- Not very useful for class notes. You need to know the exact structure to organise your information.
- The amount of information in the table might not be well distributed, so you might have large amounts of blank space in some grids and some that are filled.
This table looks at Golding’s ‘Lord of the Flies’.
This student categorised their information by breaking down the analysis process.
- Notice how easy it is to find a specific piece of information.
- Also, the notes are brief and concise but also informative.
Visual notes are based on visual elements.
How does it work?
Visual notes are notes that presents the information through images, symbols, boxes, charts and other visual elements.
This does not mean that there aren’t any words on the page… there are.
One bonus of visual notes is that when you write you are more likely to remember the information because you handwrite them.
Instead, these notes organise the information to make it look more appealing and use visual elements to compliment the words.
- Useful for visual learners who recall information visually.
- Improves memory and retention of information because the students are engaging with multiple senses.
- Helps students build connection between ideas and techniques because they are actively engaging and thinking creatively about the text.
- Shows the flow of ideas or arguments
- Quick access of information. They are usually brief reviews.
- This method will not be useful if you are still confused about your content. It is brief and doesn’t help you expand your understanding.
- If you have too much information, it can become too confusing to navigate and defeats the purpose.
- Can be time-consuming. It is not useful if you spend more time making your notes look visually appealing than understanding and summarising your text!
- See how visual notes provide a quick overview of information.
- The student has also presented a flow of ideas. They found techniques that relate to the theme of civilisation and savagery and linked them both to Golding’s message.
A mindmap is a type of visual note.
How does it work?
Mindmaps basically consists of a centre bubble, with related points stemming off the centre bubble. You often use keywords or brief sentences when using a mindmap.
The centre bubble can consist of:
- Assessment question
- AND SO MUCH MORE.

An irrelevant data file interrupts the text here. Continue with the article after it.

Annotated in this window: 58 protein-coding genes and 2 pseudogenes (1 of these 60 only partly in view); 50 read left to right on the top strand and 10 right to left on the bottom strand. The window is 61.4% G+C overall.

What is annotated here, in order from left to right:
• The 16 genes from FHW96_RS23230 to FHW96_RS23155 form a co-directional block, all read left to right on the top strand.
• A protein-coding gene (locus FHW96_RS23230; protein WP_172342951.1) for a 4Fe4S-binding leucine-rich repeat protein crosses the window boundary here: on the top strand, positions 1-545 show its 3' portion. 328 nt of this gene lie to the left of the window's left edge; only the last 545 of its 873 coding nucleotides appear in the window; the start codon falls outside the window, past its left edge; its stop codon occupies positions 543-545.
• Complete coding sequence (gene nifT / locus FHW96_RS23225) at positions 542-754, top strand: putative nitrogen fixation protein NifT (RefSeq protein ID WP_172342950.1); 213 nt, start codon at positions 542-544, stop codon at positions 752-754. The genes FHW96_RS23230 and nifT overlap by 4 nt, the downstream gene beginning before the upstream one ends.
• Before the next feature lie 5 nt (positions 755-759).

- Good for visual learners.
- Useful when you are trying to sort out ideas and arguments.
- See connections between ideas, themes and/or techniques.
- Briefly summarises the content.
- Quick and easy access.
- Can become too confusing if there is too much information
- Cannot go into depth because there is limited space.
- Here we can see that the student examined different themes in the text.
- They provided examples, techniques, and very brief analysis.
- Notice how keywords and phrases are used. Mindmaps are very concise and only serve as a visual overview
- You can also see the flow of ideas and how the techniques relate to the themes.
Using your notes
Always go over your notes again, whether it be the next day or a few months later. Your learning is all about repetition, repetition, and repetition.
Don’t just write your notes and never return to them.
From notes to assignment
You have to make sure that you are constantly updating your notes and extending your knowledge. This is because…
having well prepared and organised notes will make your assignment preparation so much more easy.
Instead of stressing out, and flipping through 300 pages worth of text, you have a document with all the important techniques and key scenes.
Use your notes to develop your arguments, find techniques and see how they link to the ideas and themes.
Then, make a scaffold and plan out your response.
Having a good set of English notes will aid you in the final steps to analysing your texts.
Let’s start analysing texts
Now that you know how to write good English notes, let’s put into practice.
In Part 2, Textual Analysis in Year 10, we will go through how textual analysis differs in Year 10 and what new things you must get your head around.